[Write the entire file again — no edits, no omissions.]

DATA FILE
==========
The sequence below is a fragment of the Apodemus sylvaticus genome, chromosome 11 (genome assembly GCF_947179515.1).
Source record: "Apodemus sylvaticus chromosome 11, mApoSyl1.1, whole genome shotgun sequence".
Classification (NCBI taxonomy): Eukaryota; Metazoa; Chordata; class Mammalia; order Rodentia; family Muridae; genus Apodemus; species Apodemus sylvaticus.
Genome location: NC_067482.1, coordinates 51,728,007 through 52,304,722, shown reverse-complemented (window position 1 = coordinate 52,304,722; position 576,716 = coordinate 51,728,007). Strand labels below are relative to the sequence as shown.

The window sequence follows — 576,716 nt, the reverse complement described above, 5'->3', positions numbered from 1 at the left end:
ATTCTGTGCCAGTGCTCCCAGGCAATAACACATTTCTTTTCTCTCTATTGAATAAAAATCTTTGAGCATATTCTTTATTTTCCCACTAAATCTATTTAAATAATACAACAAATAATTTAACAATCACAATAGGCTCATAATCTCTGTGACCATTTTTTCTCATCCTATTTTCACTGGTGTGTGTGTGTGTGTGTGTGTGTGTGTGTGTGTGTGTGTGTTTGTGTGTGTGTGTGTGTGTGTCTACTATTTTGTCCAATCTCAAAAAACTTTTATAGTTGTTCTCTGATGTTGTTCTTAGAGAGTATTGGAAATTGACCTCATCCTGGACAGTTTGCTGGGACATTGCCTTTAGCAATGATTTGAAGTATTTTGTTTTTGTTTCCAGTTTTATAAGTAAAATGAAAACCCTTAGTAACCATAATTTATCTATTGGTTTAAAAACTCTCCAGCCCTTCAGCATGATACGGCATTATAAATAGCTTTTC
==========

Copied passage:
The sequence below is a fragment of the Apodemus sylvaticus genome, chromosome 11 (genome assembly GCF_947179515.1).
Source record: "Apodemus sylvaticus chromosome 11, mApoSyl1.1, whole genome shotgun sequence".
Classification (NCBI taxonomy): Eukaryota; Metazoa; Chordata; class Mammalia; order Rodentia; family Muridae; genus Apodemus; species Apodemus sylvaticus.
Genome location: NC_067482.1, coordinates 51,728,007 through 52,304,722, shown reverse-complemented (window position 1 = coordinate 52,304,722; position 576,716 = coordinate 51,728,007). Strand labels below are relative to the sequence as shown.

The window sequence follows — 576,716 nt, the reverse complement described above, 5'->3', positions numbered from 1 at the left end:
ATTCTGTGCCAGTGCTCCCAGGCAATAACACATTTCTTTTCTCTCTATTGAATAAAAATCTTTGAGCATATTCTTTATTTTCCCACTAAATCTATTTAAATAATACAACAAATAATTTAACAATCACAATAGGCTCATAATCTCTGTGACCATTTTTTCTCATCCTATTTTCACTGGTGTGTGTGTGTGTGTGTGTGTGTGTGTGTGTGTGTGTGTGTTTGTGTGTGTGTGTGTGTGTGTCTACTATTTTGTCCAATCTCAAAAAACTTTTATAGTTGTTCTCTGATGTTGTTCTTAGAGAGTATTGGAAATTGACCTCATCCTGGACAGTTTGCTGGGACATTGCCTTTAGCAATGATTTGAAGTATTTTGTTTTTGTTTCCAGTTTTATAAGTAAAATGAAAACCCTTAGTAACCATAATTTATCTATTGGTTTAAAAACTCTCCAGCCCTTCAGCATGATACGGCATTATAAATAGCTTTTC